Whereas the individual case studies came from very different backgrounds – focusing on YouTube or social media, exploring possible new tools and methodologies for web archiving and web archives analysis, dealing with the use of Big Data or small datasets in research disciplines from anthropology and linguistics to international relations and migration studies, looking at academic websites, popular culture, internet governance, citizen involvement and even troll communities – it soon became clear that the individual results would lead to common conclusions:

Archived web materials are ‘different’ from both traditional paper-based resources and from the live web. Therefore, existing research theories and traditional approaches to collecting and curating are often not useful when dealing with web materials; new methodologies need to be developed, new questions to be asked. On a practical basis, there is a big need for new tools to deal with the sheer amount of data available for research,  for example to filter and analyze web archive collections, and to visualize results.
Archiving web materials, curating collections, and using them as scholarly sources requires a great amount of resources  – staff/time, knowledge and expertise, technical infrastructure and tools. To use the existing resources as efficiently as possible, archivists, curators, researches of different disciplines, IT experts and service providers need to collaborate.  Pooling resources across institutions and creating (international) networks to share knowledge and experience seems to be the way forward.

Anna Perricci, Columbia University, on the importance of building web archiving collaborations

Anna Perricci, Columbia University, on the importance of building web archiving collaborations

Communication and openness are key! Archivists and curators should make web archiving processes transparent and explain to scholars what type of material and information they can realistically expect to find in web archives (and what is likely not to be included!).  Researchers should clearly express their needs and expectations, but at the same time, be willing to engage with a new type of resource, requiring new approaches, and at least basic IT skills. IT experts should develop easy to use and transparent tools, and share technical knowledge that helps to interpret archived web materials. Users should feed their experience back to curators and developers to help improve web archives selection, metadata/description and discovery tools.

Web archiving is still a young discipline – and research based on archived web material is an even younger one. There are no golden ‘how to’ rules, standards or ‘ultimate authorities’ yet, everyone is still learning. Individual projects encountering problems, or even ‘failing’ to achieve the desired outcome, can still provide valuable lessons to learn from for others. Successes, e.g. in developing and using methodologies and tools for web archiving and using web archives, can be the starting point for developing best practice guidelines in the medium to long term. Again, this requires communication and collaboration within and across institutions, professions, disciplines and countries.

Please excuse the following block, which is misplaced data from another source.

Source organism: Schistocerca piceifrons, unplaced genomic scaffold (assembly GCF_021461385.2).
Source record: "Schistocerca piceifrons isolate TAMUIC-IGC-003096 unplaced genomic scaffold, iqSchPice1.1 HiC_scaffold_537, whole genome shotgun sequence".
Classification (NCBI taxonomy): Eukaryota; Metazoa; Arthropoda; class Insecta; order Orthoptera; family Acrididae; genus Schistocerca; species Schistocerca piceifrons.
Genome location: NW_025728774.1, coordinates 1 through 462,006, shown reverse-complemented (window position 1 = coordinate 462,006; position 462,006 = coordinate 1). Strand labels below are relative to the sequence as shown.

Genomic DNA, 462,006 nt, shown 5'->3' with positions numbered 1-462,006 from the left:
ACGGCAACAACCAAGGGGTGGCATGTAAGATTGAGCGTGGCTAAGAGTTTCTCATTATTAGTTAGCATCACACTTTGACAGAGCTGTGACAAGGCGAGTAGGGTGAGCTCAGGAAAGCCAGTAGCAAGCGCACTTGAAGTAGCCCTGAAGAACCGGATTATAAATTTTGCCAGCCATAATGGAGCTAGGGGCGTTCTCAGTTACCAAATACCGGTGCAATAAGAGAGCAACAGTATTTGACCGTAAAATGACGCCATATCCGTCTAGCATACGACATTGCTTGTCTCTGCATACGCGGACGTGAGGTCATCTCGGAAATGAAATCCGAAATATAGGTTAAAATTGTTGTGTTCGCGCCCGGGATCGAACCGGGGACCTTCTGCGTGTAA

Gareth Millward sharing his experience from the BUDDAH project

A case study of using Web archives as scholarly sources: Gareth Millward sharing his experience exploring the evolution of  disability organisation websites through the UK Domain Data Archive.

The conference’s big strength, apart from giving web archiving professionals and web archives users the opportunity to present their recent and ongoing projects and – in many cases – asking the other conference participants for input and advice, was certainly to bring together people concerned with web archives from a great variety of backgrounds, thus enabling exchange of ideas, debate and networking. There were many eye-opening moments in terms of discovering someone else, in a different institution in a different country, has been working on similar topics or encountered similar problems.

Knowing how and with which result web archived materials were used in other institutions will be very valuable if and when the Bodleian Libraries decide to promote their own web archive collections. At the same time, getting in touch with web archiving colleagues in the UK and internationally offers much potential for collaborations in future projects.
For example, the Tomsk State University in Russian is currently trying to establish a web archive similar to the Bodleian Libraries’ Web Archives, whilst research projects run at the Institute for Historical Research of the University of London  as part of the Big UK Domain Data for the Arts and Humanities Project in cooperation with the British Library could be used as examples to promote the scholarly use of the UK (Legal Deposit) Web Archive in Oxford.

Special Collections in the Danish Netarkivet

Special Collections in the Danish Web Archive, which is run by the State and University Library in Aarhus and The Royal Libray in Copenhagen. Since 2005 the collection and preservation of the .dk internet is included in the Danish Legal Deposit Law.

At the end of the conference, everyone was buzzing with enthusiasm and new ideas, and agreed that the event was a great success  – not least to the flawless organisation and wonderful Danish hospitality, which included a reception celebrating the anniversary of the Danish Web Archiv netarkivet.dk, lots of Smørrebrød (delicious Danish open sandwiches) and a memorable conference dinner, all adding to the friendly and sociable character of the event.

A similar conference is now envisaged to be held in 2016 or 2017 in London, an opportunity not to be missed to catch up with the latest in Web Archiving and strengthen old and new – forgive the pun – links!